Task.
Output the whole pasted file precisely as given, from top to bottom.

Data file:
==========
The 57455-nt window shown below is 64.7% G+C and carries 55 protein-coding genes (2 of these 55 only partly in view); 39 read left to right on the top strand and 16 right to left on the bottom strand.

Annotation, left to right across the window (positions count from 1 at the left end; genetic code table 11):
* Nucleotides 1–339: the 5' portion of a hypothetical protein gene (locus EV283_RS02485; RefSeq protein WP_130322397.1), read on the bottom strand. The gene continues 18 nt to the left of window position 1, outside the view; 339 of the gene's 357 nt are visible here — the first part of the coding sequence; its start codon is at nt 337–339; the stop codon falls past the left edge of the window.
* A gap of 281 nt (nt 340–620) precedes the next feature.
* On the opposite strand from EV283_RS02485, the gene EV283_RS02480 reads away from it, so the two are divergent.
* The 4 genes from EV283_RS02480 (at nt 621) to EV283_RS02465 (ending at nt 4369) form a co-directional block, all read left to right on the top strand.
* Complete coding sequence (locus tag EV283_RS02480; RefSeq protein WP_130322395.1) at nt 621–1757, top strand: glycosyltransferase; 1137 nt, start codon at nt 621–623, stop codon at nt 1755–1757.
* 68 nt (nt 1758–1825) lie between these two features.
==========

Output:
The 57455-nt window shown below is 64.7% G+C and carries 55 protein-coding genes (2 of these 55 only partly in view); 39 read left to right on the top strand and 16 right to left on the bottom strand.

Annotation, left to right across the window (positions count from 1 at the left end; genetic code table 11):
* Nucleotides 1–339: the 5' portion of a hypothetical protein gene (locus EV283_RS02485; RefSeq protein WP_130322397.1), read on the bottom strand. The gene continues 18 nt to the left of window position 1, outside the view; 339 of the gene's 357 nt are visible here — the first part of the coding sequence; its start codon is at nt 337–339; the stop codon falls past the left edge of the window.
* A gap of 281 nt (nt 340–620) precedes the next feature.
* On the opposite strand from EV283_RS02485, the gene EV283_RS02480 reads away from it, so the two are divergent.
* The 4 genes from EV283_RS02480 (at nt 621) to EV283_RS02465 (ending at nt 4369) form a co-directional block, all read left to right on the top strand.
* Complete coding sequence (locus tag EV283_RS02480; RefSeq protein WP_130322395.1) at nt 621–1757, top strand: glycosyltransferase; 1137 nt, start codon at nt 621–623, stop codon at nt 1755–1757.
* 68 nt (nt 1758–1825) lie between these two features.